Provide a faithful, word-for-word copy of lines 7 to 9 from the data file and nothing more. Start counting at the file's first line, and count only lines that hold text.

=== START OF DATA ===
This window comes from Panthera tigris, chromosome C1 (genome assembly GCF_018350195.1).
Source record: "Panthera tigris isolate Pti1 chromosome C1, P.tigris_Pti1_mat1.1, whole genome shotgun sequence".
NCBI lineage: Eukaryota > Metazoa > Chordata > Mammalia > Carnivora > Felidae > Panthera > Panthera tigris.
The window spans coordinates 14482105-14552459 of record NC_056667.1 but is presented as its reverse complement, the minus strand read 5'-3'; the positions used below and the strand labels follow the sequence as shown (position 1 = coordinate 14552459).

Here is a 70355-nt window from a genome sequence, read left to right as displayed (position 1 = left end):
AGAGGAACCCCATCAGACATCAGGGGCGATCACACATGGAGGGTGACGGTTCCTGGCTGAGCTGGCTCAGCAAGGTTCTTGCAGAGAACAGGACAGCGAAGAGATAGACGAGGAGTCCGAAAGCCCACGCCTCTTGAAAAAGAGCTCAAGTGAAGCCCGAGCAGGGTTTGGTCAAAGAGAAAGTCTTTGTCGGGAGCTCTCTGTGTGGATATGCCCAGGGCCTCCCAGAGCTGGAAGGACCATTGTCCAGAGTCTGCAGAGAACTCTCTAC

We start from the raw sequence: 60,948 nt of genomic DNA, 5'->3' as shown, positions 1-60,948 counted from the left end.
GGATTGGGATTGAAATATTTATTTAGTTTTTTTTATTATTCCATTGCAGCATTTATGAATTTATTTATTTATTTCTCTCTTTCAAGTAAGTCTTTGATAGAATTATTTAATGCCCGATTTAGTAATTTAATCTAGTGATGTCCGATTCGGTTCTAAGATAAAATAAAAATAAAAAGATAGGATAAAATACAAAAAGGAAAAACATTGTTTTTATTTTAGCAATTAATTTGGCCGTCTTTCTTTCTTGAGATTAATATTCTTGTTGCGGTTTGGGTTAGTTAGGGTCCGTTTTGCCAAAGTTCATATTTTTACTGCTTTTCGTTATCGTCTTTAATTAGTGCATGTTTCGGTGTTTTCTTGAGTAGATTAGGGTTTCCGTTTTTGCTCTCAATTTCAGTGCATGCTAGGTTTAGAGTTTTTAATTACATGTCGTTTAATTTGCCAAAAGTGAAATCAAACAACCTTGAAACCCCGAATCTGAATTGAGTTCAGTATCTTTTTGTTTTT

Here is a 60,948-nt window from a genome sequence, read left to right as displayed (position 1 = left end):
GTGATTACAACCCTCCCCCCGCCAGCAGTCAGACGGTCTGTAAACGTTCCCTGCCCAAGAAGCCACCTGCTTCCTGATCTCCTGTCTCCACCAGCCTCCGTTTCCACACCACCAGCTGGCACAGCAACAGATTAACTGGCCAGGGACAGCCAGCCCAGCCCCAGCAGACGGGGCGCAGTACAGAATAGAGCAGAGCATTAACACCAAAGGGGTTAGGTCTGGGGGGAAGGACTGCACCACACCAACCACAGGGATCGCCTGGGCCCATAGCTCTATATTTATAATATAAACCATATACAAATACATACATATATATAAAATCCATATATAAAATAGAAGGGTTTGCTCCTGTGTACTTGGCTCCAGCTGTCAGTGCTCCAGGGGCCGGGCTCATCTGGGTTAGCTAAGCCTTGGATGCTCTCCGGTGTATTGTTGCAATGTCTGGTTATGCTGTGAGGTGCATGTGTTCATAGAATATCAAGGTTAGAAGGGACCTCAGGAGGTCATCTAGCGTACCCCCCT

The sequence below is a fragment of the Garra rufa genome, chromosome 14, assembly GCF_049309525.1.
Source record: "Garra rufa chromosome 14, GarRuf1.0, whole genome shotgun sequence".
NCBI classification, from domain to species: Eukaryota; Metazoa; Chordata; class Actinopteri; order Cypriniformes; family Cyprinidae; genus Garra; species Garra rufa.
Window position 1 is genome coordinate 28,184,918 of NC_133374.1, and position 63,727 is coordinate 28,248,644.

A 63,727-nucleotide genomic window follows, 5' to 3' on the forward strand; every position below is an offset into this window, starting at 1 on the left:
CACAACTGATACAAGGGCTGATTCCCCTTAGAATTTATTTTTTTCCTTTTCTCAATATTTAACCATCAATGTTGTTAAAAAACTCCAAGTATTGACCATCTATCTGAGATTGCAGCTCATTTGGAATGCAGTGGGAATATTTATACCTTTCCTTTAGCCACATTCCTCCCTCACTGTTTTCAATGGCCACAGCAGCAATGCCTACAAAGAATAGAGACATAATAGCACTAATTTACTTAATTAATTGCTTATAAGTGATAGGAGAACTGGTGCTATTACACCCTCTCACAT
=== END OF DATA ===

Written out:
We start from the raw sequence: 60,948 nt of genomic DNA, 5'->3' as shown, positions 1-60,948 counted from the left end.
GGATTGGGATTGAAATATTTATTTAGTTTTTTTTATTATTCCATTGCAGCATTTATGAATTTATTTATTTATTTCTCTCTTTCAAGTAAGTCTTTGATAGAATTATTTAATGCCCGATTTAGTAATTTAATCTAGTGATGTCCGATTCGGTTCTAAGATAAAATAAAAATAAAAAGATAGGATAAAATACAAAAAGGAAAAACATTGTTTTTATTTTAGCAATTAATTTGGCCGTCTTTCTTTCTTGAGATTAATATTCTTGTTGCGGTTTGGGTTAGTTAGGGTCCGTTTTGCCAAAGTTCATATTTTTACTGCTTTTCGTTATCGTCTTTAATTAGTGCATGTTTCGGTGTTTTCTTGAGTAGATTAGGGTTTCCGTTTTTGCTCTCAATTTCAGTGCATGCTAGGTTTAGAGTTTTTAATTACATGTCGTTTAATTTGCCAAAAGTGAAATCAAACAACCTTGAAACCCCGAATCTGAATTGAGTTCAGTATCTTTTTGTTTTT

Here is a 60,948-nt window from a genome sequence, read left to right as displayed (position 1 = left end):